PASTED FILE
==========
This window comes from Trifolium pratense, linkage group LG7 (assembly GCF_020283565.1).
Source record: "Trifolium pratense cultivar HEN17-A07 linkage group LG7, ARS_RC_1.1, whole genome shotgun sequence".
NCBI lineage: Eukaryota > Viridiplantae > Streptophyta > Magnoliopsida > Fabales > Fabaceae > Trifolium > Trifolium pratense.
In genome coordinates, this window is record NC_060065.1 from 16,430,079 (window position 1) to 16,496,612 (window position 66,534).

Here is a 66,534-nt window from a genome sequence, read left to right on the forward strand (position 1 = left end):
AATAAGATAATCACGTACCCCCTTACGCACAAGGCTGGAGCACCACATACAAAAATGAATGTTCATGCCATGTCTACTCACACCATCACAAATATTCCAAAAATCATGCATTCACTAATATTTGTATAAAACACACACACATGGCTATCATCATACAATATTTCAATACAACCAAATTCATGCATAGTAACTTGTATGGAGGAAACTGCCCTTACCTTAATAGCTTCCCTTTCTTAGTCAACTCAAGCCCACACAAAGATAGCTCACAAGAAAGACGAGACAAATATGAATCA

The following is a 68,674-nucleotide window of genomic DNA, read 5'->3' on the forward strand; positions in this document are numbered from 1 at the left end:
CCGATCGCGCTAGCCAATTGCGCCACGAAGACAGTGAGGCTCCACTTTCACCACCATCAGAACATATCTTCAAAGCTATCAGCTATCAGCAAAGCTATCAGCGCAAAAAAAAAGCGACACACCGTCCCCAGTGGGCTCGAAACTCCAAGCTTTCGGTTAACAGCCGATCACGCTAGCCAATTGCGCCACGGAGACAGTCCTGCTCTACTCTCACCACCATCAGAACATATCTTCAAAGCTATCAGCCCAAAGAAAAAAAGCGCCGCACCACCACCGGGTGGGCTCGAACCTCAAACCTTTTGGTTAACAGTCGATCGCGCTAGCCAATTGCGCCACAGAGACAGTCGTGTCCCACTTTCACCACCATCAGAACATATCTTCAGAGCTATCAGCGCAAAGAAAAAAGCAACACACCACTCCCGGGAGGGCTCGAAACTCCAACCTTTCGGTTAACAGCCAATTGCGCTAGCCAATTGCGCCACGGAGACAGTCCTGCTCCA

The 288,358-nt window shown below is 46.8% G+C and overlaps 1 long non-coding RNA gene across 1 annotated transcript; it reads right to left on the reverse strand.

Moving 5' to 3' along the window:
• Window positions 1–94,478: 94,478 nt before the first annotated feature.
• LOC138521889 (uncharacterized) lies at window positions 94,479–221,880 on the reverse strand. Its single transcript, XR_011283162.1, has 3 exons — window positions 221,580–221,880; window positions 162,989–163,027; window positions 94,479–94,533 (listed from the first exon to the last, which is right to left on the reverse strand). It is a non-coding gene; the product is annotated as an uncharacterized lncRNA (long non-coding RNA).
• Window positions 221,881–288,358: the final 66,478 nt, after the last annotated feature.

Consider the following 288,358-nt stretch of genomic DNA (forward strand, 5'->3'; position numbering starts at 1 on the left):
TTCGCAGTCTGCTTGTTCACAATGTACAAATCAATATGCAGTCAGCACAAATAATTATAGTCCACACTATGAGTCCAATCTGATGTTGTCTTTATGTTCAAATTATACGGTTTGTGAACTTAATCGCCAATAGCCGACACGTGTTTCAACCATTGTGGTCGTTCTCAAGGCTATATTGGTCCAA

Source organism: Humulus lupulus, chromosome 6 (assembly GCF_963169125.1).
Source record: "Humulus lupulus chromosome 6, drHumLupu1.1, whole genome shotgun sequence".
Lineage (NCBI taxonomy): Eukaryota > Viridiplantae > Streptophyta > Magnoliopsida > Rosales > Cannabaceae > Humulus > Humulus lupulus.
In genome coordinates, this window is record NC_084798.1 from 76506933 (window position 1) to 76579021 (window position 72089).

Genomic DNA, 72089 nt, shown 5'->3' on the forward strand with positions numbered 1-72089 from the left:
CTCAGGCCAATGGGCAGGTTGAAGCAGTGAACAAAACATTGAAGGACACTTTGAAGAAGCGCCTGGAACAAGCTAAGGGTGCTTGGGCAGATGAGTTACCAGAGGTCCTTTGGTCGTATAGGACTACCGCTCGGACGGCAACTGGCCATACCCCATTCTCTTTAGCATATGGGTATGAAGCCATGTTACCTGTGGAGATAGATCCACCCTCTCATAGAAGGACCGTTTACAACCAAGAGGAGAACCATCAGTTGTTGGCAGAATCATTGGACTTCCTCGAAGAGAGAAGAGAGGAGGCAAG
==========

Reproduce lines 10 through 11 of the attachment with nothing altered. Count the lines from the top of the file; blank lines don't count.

Moving 5' to 3' along the window:
• Window positions 1–94,478: 94,478 nt before the first annotated feature.